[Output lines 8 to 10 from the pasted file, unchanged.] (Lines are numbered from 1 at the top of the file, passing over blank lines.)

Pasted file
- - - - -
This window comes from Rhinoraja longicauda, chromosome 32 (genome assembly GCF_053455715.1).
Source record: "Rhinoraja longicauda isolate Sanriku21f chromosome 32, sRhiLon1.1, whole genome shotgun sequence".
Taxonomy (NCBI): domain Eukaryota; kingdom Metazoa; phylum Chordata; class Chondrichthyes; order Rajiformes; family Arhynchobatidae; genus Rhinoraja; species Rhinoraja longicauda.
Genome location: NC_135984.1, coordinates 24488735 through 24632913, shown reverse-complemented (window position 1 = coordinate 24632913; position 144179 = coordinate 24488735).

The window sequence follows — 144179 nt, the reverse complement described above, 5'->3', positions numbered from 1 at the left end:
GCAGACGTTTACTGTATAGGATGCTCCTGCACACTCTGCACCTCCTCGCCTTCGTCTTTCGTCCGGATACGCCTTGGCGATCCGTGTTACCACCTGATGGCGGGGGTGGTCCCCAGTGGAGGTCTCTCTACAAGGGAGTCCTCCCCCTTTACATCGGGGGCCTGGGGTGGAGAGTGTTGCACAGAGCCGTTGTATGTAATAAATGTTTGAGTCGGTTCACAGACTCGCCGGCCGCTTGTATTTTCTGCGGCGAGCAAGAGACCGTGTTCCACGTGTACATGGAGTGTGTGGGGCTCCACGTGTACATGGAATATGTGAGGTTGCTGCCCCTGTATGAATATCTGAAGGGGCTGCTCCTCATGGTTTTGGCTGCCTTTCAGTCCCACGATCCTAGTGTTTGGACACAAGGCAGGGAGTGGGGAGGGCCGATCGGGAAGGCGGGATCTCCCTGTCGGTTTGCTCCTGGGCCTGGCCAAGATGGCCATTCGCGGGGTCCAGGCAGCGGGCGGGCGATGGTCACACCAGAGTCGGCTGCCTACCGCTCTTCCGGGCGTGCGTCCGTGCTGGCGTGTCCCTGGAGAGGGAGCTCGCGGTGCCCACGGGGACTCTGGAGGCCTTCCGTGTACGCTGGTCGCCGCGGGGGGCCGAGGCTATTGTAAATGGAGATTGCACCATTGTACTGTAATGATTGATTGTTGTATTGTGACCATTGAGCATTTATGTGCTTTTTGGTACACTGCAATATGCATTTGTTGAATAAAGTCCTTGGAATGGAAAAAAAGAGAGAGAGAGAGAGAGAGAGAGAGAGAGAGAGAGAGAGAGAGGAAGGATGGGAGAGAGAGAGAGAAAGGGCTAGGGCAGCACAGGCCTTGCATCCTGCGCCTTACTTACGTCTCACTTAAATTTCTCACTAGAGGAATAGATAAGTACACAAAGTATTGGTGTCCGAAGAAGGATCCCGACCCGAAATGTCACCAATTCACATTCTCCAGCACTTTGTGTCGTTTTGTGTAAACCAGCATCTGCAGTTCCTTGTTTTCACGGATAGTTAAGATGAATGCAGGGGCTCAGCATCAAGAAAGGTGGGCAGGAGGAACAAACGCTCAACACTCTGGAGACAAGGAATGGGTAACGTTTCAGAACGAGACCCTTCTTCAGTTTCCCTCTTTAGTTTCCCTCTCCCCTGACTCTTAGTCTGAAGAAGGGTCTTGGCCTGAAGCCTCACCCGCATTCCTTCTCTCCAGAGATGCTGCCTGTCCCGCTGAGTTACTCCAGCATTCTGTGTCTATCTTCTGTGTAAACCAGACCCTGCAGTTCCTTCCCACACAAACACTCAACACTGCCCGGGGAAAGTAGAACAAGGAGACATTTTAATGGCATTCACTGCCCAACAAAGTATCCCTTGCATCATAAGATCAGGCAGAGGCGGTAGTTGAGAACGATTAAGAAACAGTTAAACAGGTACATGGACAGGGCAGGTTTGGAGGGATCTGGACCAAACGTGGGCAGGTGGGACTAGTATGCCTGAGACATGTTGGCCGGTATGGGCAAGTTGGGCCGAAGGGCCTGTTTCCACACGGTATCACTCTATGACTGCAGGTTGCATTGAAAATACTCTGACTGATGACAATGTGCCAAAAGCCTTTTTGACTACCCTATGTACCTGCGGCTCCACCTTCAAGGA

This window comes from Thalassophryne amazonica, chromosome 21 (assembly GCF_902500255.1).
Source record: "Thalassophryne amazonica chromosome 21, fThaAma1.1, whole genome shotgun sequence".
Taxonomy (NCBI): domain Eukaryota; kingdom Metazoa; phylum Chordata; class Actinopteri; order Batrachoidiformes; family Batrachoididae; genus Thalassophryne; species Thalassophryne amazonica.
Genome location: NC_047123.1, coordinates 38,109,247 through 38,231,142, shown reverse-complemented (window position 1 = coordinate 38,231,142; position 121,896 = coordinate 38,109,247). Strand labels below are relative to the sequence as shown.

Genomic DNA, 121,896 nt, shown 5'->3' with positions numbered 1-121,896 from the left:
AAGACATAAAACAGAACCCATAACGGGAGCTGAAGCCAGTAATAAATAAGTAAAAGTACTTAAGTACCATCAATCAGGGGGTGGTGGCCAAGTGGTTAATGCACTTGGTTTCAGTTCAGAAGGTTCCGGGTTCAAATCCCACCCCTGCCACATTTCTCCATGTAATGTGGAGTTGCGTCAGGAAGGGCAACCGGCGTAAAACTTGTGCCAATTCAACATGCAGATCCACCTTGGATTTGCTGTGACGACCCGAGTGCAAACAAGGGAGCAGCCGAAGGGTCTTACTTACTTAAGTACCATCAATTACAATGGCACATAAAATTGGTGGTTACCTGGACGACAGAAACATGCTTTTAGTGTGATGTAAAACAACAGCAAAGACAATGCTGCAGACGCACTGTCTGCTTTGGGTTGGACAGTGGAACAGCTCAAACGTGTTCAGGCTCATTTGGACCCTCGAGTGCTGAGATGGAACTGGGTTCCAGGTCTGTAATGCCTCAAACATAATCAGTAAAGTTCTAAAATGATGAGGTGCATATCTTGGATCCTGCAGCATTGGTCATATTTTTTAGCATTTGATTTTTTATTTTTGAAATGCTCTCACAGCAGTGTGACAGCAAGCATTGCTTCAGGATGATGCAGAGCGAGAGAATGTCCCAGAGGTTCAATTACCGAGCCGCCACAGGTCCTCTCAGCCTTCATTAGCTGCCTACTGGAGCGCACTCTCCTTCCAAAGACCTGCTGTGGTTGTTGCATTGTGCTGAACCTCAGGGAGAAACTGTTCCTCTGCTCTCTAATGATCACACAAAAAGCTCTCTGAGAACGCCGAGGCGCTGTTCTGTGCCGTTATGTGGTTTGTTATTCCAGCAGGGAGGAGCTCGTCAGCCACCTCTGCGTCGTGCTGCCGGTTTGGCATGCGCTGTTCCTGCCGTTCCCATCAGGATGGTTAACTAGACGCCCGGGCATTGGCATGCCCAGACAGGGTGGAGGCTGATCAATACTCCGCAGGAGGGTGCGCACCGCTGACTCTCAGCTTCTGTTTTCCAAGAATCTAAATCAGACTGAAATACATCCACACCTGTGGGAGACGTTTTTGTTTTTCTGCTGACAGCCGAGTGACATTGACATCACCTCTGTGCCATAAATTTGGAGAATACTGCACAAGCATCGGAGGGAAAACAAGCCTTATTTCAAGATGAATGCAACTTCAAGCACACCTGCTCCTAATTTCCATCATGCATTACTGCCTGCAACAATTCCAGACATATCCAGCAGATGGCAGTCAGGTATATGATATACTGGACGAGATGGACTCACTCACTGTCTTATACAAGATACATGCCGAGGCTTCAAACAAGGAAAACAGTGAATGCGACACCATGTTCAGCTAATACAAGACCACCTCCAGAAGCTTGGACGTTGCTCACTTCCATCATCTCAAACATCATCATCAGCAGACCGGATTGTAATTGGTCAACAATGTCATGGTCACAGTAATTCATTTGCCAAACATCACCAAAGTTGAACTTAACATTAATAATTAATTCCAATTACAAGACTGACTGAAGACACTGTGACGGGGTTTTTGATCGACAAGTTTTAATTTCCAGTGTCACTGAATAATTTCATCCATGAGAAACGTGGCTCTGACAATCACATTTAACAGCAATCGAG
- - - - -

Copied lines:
Source record: "Thalassophryne amazonica chromosome 21, fThaAma1.1, whole genome shotgun sequence".
Taxonomy (NCBI): domain Eukaryota; kingdom Metazoa; phylum Chordata; class Actinopteri; order Batrachoidiformes; family Batrachoididae; genus Thalassophryne; species Thalassophryne amazonica.
Genome location: NC_047123.1, coordinates 38,109,247 through 38,231,142, shown reverse-complemented (window position 1 = coordinate 38,231,142; position 121,896 = coordinate 38,109,247). Strand labels below are relative to the sequence as shown.